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OPINION | GREG HARTON: In the last-minute rush at the state Capitol, watch for legislative trickery

by Greg Harton | April 2, 2023 at 1:00 a.m.

It's not unusual for the last days of a regular session of Arkansas' Legislature to feature pieces of legislation flying all over the place as lawmakers make a final push to get whatever they want accomplished.

The session going on in Little Rock right now is proving to be as chaotic as its predecessors.

It's when Arkansans need to pay close attention, as unscrupulous lobbyists and manipulative lawmakers show their willingness to push surprise bills and try to get them passed quickly, hoping to temper opposition's capacity to marshal a response.

This newspaper's editorial today addresses one such bill that emphasized convenience for government officials over the public's right to information about how government goes about doing "the people's" business. Fortunately, enough Arkansans who care about the people's right to know what they're government is doing or not doing were able to fight against the bill. A House committee declined the approve the measure.

Every public official who pushed the legislation to weaken the Freedom of Information Act declared they believe in transparency of government and the right of the people to access information collected and kept by the government on important matters of public policy. They then followed up by supporting what may have been the worst proposal to modify the FOIA I've ever seen.

While public officials may have some fair concerns about how the FOIA is put to use, the proposed legislation attempted to use a sledgehammer to slice a tomato. Rather than filing a last-minute bill that makes sweeping changes, what's wrong with working with advocates of transparency -- which these public officials say they are, too -- in a collaborative fashion to develop pinpoint measures to address specific issues?

One of the most troubling aspects of the broad attack on the Freedom of Information Act is that it was led by lobbyists of organizations funded by taxpayer dollars. Cities pay fees to the Arkansas Municipal League and counties fund the Association of Arkansas Counties, and then these special interest groups devote themselves to promoting the interests not of the people of Arkansas, but of government power and government officials.

Your tax dollars go to your city and county, and then they're used against your interests as cities and counties funnel the money to these Little Rock-based lobbying efforts.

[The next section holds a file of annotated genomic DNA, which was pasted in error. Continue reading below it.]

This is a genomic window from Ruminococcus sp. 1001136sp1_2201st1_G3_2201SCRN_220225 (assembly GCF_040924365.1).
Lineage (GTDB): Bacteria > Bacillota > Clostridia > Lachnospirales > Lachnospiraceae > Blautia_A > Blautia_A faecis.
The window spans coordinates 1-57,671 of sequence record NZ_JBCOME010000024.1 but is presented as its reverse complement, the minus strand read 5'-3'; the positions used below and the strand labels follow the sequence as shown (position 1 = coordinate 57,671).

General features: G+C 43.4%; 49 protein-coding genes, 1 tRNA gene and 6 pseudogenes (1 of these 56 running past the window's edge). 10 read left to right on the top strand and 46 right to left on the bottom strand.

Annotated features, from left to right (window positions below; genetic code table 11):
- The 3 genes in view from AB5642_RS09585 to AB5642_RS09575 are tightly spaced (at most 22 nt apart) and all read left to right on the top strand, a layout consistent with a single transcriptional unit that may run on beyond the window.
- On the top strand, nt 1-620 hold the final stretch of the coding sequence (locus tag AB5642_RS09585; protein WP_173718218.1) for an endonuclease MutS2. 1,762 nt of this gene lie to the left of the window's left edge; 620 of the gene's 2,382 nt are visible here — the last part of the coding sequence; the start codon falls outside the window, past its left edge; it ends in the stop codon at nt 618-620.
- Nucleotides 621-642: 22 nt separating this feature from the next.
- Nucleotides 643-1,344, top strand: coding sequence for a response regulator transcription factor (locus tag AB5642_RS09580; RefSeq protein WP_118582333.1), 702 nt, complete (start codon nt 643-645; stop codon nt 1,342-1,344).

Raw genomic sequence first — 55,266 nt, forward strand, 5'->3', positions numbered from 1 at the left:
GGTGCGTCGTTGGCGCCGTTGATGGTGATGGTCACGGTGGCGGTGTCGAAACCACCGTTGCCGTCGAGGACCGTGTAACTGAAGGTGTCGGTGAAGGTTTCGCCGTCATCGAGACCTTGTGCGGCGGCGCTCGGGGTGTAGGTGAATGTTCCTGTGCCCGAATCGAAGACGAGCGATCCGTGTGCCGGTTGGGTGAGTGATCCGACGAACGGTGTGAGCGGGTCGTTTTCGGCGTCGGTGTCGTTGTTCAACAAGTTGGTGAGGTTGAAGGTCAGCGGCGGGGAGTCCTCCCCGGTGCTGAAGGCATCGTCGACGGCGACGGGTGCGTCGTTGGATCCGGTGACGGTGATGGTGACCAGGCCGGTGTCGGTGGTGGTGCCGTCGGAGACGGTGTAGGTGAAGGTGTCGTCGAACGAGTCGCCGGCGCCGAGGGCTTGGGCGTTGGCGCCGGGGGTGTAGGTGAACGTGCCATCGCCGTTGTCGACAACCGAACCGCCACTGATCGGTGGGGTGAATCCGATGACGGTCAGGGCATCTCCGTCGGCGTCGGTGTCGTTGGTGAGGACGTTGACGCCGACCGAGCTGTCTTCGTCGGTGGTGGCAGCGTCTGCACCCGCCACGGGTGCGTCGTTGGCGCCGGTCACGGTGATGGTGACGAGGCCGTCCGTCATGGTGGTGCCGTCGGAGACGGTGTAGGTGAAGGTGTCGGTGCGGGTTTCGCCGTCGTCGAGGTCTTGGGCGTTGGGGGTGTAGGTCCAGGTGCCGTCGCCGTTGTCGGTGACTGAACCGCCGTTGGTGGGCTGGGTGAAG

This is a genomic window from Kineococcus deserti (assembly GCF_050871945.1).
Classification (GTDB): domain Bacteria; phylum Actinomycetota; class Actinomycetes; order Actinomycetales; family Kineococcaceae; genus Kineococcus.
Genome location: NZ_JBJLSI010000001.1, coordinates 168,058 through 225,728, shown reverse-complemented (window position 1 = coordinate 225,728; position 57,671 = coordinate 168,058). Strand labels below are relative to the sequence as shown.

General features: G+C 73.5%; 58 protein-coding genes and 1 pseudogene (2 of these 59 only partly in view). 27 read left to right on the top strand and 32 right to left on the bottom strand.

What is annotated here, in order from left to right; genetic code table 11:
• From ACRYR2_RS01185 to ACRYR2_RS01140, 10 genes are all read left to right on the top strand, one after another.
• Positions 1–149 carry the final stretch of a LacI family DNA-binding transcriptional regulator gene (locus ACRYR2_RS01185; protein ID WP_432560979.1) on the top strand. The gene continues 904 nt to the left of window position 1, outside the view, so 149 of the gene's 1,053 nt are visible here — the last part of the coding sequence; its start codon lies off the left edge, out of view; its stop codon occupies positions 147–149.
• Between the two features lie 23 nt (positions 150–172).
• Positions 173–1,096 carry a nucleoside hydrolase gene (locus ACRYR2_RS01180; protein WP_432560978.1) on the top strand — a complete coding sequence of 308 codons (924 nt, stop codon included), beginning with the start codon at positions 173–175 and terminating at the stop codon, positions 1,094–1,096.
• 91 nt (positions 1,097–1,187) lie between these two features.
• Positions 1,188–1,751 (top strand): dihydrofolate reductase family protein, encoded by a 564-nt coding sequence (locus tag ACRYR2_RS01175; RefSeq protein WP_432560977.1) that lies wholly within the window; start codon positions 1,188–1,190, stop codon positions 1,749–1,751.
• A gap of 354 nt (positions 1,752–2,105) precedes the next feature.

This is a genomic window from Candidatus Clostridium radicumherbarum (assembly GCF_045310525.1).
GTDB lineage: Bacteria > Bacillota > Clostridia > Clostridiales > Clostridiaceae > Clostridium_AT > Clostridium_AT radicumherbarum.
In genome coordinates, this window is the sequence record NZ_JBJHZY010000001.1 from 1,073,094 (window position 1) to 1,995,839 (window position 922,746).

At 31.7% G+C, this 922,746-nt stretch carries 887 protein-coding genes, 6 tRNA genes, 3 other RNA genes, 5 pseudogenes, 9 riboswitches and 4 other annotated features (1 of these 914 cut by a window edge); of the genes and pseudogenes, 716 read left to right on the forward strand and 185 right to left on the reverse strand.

Does that seem at all right?

Separate issue: I hate that Arkansas Republicans have dragged this state into legislation or policies, such as pronoun bans, simply intended to hurt people struggling to find their way through life as they were born and who chose to alter the gender by which they present themselves to the world around them.

My heart and, yes, my prayers go out to the brokenhearted people of Nashville, where one apparently mentally disturbed individual decided her need to express rage or frustration was more important than six people's lives. It could have been worse except for an exceptional response by Nashville police.

The shooter in Nashville had some gender identity challenges. Media last week struggled with how to handle that. One TV outlet seemed to give up pronouns altogether and use "the shooter" in every instance. The AP had gender identity issues of its own, saying the attacker hid the guns from "their" parents. Some outlets started out talking about how strange it was for a female to be a mass shooter. It seemed those stories faded once the gender identity issue came to the surface. Isn't that point still relevant?

More power to anyone who wants to debate pronouns. But in reporting and evaluating violence against a school full of kids and the loss of life, forget the culture wars and political correctness for just a little while. "The shooter" was a female who faced a struggle over gender. Dancing around pronouns isn't really a priority in reporting murders, is it?

Print Headline: The rush is on in the Legislature


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